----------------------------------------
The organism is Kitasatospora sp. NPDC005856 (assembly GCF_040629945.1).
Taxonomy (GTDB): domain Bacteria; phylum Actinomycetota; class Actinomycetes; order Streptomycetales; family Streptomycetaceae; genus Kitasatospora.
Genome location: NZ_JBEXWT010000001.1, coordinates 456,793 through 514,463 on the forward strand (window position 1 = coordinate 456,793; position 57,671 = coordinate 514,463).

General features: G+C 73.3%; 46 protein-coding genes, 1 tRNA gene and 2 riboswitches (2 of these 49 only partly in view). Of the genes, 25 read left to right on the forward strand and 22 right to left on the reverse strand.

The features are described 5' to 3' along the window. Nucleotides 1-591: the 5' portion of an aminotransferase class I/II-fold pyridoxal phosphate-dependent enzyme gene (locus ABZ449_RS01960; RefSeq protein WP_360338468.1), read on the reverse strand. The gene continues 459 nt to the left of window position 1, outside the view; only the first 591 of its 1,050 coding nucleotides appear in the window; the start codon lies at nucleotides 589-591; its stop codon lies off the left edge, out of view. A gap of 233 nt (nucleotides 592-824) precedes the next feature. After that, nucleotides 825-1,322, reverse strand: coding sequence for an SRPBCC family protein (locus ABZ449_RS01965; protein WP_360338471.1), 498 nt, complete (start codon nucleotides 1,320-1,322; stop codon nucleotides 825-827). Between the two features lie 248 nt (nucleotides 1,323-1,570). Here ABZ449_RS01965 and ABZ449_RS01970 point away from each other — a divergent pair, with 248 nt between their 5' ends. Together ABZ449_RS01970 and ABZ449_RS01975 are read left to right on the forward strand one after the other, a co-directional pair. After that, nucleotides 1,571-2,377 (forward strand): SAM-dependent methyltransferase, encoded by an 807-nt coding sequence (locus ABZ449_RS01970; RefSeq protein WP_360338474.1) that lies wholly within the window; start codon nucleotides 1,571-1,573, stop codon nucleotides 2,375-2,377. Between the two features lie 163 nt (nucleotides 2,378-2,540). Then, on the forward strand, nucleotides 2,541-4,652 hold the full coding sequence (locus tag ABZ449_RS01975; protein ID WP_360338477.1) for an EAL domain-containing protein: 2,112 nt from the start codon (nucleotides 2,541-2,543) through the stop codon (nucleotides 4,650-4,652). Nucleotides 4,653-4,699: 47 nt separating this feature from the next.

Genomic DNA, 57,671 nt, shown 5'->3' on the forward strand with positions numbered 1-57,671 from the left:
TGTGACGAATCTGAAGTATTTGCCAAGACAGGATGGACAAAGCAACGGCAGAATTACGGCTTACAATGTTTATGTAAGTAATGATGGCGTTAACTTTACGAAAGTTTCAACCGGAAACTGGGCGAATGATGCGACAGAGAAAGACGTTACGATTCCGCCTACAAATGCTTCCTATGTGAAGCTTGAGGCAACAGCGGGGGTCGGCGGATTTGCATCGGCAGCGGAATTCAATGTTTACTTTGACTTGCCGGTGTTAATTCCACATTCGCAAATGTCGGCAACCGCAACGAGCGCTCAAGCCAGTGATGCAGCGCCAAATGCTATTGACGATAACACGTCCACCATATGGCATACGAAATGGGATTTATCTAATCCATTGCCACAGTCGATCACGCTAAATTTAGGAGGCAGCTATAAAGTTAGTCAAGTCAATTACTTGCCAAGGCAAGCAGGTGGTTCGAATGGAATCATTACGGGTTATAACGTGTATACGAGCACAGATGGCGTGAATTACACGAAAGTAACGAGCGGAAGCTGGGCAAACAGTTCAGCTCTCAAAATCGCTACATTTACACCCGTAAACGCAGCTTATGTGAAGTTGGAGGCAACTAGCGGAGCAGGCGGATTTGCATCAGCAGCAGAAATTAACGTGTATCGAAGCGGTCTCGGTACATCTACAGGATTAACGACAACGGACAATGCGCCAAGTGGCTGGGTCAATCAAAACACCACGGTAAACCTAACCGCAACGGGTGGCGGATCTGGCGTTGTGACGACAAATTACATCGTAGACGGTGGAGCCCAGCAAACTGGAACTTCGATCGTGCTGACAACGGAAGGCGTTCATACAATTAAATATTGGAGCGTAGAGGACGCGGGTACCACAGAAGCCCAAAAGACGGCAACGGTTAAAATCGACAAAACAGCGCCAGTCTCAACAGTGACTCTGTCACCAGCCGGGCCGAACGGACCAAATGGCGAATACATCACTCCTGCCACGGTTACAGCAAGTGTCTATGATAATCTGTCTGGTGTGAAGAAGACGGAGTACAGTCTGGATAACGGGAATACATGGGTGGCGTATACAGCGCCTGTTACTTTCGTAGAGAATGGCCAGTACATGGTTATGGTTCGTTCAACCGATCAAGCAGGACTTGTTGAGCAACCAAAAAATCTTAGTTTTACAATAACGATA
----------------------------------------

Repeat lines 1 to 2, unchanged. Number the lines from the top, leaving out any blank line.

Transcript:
The organism is Kitasatospora sp. NPDC005856 (assembly GCF_040629945.1).
Taxonomy (GTDB): domain Bacteria; phylum Actinomycetota; class Actinomycetes; order Streptomycetales; family Streptomycetaceae; genus Kitasatospora.